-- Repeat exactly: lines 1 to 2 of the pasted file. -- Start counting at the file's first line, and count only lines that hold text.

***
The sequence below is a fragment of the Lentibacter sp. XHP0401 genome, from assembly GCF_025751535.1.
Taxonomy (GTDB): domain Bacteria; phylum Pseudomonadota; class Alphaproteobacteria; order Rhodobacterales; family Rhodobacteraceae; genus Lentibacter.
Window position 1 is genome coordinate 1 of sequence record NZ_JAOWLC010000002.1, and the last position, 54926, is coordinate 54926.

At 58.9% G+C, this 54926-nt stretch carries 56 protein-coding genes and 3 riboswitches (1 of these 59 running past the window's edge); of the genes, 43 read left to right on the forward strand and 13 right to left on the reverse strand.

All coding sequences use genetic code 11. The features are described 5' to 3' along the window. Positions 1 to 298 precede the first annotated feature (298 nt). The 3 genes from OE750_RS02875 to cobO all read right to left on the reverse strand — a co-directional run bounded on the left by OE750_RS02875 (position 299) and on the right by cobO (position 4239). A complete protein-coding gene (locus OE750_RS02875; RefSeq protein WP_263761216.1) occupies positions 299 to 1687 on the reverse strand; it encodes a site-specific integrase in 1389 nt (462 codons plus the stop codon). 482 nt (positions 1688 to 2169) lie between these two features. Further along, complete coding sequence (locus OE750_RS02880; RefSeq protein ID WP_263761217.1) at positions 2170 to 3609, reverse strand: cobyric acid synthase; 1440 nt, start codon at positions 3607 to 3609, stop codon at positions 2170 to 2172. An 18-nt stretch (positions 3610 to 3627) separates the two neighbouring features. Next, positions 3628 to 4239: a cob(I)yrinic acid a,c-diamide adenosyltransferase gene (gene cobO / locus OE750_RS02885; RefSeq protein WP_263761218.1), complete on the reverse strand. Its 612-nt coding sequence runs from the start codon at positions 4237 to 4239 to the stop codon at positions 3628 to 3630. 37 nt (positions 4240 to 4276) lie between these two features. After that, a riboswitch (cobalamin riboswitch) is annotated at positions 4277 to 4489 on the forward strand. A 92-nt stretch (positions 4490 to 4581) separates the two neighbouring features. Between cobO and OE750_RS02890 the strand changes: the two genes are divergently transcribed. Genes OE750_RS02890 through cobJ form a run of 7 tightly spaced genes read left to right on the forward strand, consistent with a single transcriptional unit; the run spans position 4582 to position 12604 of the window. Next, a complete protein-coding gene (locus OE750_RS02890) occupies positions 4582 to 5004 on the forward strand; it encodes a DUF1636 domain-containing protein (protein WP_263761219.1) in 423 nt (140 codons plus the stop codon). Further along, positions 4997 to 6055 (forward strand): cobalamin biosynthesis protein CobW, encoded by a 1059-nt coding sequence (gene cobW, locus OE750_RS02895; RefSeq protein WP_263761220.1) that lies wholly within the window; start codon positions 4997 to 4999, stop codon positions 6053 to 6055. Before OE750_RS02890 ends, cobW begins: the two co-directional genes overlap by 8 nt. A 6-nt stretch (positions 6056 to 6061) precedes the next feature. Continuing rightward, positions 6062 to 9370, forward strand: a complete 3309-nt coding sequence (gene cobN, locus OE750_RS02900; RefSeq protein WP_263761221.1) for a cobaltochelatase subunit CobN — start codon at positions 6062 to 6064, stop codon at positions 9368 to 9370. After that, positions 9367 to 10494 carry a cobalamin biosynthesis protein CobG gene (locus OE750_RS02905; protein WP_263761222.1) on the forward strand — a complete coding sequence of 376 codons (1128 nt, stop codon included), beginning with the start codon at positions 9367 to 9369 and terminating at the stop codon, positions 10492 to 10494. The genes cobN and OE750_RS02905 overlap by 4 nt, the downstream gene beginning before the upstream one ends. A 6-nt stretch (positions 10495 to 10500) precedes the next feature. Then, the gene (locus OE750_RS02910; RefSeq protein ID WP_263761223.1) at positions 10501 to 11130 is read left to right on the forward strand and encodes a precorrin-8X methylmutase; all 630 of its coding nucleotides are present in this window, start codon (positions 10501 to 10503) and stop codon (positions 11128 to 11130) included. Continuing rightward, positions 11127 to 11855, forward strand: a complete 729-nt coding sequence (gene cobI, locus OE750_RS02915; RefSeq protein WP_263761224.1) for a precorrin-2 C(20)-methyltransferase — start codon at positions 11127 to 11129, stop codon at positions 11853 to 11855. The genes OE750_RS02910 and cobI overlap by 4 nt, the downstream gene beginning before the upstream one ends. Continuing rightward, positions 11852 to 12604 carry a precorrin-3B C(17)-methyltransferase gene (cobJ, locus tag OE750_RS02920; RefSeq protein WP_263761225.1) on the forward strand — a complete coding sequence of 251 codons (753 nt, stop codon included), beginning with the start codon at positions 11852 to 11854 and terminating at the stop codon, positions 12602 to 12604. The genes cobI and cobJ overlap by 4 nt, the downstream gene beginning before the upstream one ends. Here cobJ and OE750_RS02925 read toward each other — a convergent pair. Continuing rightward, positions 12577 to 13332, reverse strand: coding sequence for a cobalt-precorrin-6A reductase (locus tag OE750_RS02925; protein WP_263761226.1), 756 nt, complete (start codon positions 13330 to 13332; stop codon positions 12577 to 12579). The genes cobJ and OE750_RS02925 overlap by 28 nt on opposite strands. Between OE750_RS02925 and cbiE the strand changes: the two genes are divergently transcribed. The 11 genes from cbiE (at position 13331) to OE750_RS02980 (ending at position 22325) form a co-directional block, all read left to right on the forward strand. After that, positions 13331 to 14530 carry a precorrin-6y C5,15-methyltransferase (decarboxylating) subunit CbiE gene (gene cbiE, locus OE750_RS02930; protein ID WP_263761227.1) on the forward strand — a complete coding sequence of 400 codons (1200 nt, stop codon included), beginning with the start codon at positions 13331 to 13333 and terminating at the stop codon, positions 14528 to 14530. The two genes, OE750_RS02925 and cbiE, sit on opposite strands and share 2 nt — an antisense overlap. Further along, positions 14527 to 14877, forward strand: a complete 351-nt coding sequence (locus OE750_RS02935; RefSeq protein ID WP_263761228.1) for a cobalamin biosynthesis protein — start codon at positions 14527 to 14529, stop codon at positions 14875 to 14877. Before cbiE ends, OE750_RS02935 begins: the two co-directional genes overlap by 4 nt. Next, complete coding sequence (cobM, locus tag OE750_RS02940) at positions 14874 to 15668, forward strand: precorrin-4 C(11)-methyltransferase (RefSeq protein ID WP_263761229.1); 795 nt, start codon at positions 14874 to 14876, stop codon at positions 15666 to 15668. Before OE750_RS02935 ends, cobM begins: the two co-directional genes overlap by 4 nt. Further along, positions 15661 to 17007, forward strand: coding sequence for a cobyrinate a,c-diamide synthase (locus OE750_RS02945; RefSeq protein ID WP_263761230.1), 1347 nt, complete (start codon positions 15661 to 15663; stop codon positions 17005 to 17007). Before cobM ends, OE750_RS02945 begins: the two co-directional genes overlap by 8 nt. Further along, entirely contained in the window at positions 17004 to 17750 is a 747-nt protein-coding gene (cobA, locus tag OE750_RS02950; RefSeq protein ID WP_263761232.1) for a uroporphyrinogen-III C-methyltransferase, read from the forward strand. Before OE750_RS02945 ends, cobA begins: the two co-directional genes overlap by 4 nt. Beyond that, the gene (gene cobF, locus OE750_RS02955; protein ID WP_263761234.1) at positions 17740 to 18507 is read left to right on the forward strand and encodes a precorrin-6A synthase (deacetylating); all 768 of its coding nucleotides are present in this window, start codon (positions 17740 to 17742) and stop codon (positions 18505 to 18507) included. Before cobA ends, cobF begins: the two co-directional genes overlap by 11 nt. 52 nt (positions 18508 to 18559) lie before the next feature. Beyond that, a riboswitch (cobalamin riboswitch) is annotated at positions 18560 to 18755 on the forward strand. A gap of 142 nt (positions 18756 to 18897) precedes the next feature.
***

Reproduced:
The sequence below is a fragment of the Lentibacter sp. XHP0401 genome, from assembly GCF_025751535.1.
Taxonomy (GTDB): domain Bacteria; phylum Pseudomonadota; class Alphaproteobacteria; order Rhodobacterales; family Rhodobacteraceae; genus Lentibacter.